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July 8, 2009 at 12:50 pm

Story on Lebanon’s failed state ranking

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I have a story in The Daily Star today on Lebanon’s recent ranking as the 29th most failed state in the world, an improvement on last years rankings.

Be sure to read the article explaing the index before looking at all of the rankings from Foreign Policy and the Fund for Peace. 

The Foreign Policy articles accompanying index are worth checking out too. My favorite was the one on green zones in the failed states.

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July 2, 2009 at 11:55 am

Nonsense in the News

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I’d say about 60-70 percent of whats published in newspapers in Lebanon is politician or prominent figure quote stories. Things like Geagea said this or Aoun said that (speaking of which, Qifa Nabki sites two sources that say around 50 percent of Chrsitians are still down with Aoun ) Anyways of that 60-70 percent almost all of it is garbage that tells you absolutely nothing like this headline from An-Nahar :

Sources close to PM-designate Saad Hariri told An-Nahar yesterday evening that Hariri is “calmly completing the process of forming the government.”

Really An-Nahar? I’m so glad you told me that. And I’m really happy you used an anonymous source to tell me the PM is calmly completing government formation, I’m now so well informed. It’s a real shame. Stories like these don’t tell you anything, quotes make up over 70 percent of the story and it avoids the real journalism work that should be done.

Almost all the time the quotes are positive things like “the government formation is going well” “all guns are almost off the street” there should be no fighting”. People literally take quotes like that and turn them into front page huge headline stories. BUT, after sifting through dozens of these useless stories every day, there were two that did catch my eye.

Sfeir says ‘nothing going well’ in Lebanon

“Maronite Patriarch Nasrallah Butros Sfeir was pessimistic on Tuesday about the overall political situation in Lebanon. Sfeir told a delegation of residents from the Chouf town of Brih, that the Lebanese were “currently facing a difficult period.” “Nothing is going well,” he added”

and this one

General Michel Aoun: we don’t know who’s forming the cabinet anymore

“We no longer know who is forming the government amidst all of the diplomatic visits and the clear interventions (Syria-US-France)”

Positive quotes never tell you much, and those have been almost all of these quote stories since the election. But the fact that people are deviating from the reconciliation line in addition to the recent clashes, could be a sign this government formation is headed for rough waters.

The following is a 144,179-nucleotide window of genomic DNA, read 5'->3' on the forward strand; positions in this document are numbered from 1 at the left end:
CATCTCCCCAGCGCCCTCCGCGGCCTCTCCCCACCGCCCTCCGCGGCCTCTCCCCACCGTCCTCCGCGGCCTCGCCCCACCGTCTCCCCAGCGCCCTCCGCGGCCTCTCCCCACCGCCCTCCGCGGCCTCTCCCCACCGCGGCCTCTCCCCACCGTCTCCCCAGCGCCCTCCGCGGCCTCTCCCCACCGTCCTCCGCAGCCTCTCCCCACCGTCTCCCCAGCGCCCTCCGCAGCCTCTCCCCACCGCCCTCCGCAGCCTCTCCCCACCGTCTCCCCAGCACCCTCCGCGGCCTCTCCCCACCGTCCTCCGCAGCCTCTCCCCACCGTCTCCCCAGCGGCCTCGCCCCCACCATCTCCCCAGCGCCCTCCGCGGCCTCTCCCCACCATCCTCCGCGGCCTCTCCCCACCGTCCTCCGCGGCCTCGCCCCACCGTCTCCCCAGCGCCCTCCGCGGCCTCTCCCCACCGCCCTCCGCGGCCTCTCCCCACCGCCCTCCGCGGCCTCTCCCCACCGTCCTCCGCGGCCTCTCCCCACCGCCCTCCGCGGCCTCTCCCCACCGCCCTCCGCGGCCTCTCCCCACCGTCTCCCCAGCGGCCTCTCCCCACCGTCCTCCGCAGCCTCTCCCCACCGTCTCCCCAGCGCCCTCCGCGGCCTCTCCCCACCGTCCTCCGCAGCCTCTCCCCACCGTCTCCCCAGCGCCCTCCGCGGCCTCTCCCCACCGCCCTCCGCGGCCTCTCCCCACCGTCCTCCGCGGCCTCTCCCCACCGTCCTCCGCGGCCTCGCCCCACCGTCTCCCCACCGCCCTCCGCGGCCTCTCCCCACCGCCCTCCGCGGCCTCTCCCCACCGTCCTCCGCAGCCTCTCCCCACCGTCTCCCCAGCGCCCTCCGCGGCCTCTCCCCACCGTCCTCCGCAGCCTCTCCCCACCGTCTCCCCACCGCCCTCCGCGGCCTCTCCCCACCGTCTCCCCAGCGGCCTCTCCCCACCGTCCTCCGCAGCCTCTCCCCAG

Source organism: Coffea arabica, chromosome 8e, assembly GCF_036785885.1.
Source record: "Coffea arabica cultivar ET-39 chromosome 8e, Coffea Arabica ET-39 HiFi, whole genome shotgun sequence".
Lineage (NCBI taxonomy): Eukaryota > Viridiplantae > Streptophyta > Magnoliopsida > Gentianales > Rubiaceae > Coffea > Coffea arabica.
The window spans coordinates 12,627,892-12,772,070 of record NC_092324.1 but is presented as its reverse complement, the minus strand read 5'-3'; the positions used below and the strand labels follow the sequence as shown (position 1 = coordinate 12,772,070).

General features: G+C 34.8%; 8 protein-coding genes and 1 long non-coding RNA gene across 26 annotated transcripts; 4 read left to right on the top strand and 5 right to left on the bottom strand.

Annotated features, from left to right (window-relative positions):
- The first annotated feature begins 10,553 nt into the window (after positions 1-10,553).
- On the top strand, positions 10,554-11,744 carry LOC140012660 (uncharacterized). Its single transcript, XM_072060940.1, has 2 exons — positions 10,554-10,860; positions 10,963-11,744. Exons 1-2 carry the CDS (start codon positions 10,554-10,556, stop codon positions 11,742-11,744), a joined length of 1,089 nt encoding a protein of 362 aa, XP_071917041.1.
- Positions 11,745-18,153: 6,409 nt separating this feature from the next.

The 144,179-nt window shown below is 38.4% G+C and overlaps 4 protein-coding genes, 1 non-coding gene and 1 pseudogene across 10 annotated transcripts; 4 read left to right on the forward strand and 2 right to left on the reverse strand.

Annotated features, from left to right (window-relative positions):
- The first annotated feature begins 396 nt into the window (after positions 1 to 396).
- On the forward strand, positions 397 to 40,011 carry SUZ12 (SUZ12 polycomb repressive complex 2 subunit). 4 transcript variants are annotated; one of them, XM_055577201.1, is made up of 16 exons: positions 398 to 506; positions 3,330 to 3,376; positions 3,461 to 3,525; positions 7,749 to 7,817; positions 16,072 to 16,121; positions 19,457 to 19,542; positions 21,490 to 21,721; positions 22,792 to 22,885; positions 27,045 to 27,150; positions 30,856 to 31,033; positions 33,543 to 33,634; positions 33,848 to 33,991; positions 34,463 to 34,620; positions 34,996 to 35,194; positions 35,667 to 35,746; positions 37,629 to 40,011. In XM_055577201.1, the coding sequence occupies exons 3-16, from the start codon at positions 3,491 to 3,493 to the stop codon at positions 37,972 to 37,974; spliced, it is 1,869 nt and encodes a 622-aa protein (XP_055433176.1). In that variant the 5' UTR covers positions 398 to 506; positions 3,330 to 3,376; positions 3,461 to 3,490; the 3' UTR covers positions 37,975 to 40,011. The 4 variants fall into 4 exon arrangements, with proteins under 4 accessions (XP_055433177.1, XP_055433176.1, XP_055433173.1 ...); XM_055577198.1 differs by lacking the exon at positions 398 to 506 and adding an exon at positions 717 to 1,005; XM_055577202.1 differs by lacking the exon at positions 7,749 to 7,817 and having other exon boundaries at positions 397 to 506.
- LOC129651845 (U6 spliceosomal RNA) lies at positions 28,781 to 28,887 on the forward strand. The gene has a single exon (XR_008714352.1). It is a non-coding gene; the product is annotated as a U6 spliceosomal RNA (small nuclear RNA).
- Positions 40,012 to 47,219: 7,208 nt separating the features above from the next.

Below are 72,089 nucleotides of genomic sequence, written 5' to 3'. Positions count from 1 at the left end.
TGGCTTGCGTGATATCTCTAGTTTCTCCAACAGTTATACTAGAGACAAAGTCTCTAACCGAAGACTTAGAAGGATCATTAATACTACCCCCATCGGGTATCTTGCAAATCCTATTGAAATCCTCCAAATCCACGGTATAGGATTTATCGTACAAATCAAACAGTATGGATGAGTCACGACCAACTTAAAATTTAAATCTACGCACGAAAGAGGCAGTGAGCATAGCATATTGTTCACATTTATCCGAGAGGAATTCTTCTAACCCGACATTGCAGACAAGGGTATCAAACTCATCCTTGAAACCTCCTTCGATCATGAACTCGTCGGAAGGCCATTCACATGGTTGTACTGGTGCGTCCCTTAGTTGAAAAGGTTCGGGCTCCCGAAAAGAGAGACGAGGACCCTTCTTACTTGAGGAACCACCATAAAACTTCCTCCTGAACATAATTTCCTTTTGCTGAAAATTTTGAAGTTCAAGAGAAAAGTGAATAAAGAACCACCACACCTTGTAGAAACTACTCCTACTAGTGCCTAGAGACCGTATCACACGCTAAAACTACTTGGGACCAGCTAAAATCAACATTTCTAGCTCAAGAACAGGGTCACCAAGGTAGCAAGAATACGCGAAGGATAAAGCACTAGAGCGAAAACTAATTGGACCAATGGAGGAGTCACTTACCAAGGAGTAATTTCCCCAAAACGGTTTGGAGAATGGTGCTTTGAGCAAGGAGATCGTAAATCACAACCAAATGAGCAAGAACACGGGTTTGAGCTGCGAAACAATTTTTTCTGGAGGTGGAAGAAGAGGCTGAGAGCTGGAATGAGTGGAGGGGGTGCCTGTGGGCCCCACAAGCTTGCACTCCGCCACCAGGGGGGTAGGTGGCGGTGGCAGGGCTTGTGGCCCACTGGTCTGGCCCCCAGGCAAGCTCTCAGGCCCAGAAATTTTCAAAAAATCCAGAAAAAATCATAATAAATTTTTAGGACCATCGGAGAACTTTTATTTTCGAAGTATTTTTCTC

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July 1, 2009 at 10:51 pm

Story on Aisha Bakkar

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As I mentioned yesterday in my post about reporting from Aisha Bakkar, where street clashes broke out Sunday, heres my story that ran in The Daily Star today. It was my first story of this kind (conflict reporting directly after the conflict) so it was a bit of a struggle to write, but I think it turned out alright and I’ve figured out what I can do in the future. Heres the main story on Aisha Bakkar by Nicholas Kimbrell that my story was the sider to.

<UPDATE> 9:02 PM Beirut, Went by Aisha Bakkar on my way home from work. The whole area is still on lock down, but a little more relaxed, people and LAF wise. Although I did see a few checkpoints where LAF were stopping and searching cars and talking to people.

I heard the Sunni side had a funeral today for the woman killed, and when I walked through the area there was a group of about 100 people who were having a group meal, I’d assume as part of the funeral. So maybe things can go forward with out retaliatory violence

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June 30, 2009 at 9:37 am

Déjà vu

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Check out this story from the LF of a similar occurrence of Amal fighting Jamaa Islamiya (a branch of the Muslim Brotherhood) in the  Aisha Bakkar,the same neighborhood as Sunday’s clashes but in 2008. It makes this claim “…they asked for help from al-Jamaa al-Islamia…,” in NOW Lebanon’s otherwise generally poor, heavily slanted article, based on hearsay an interesting one.

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June 29, 2009 at 11:41 pm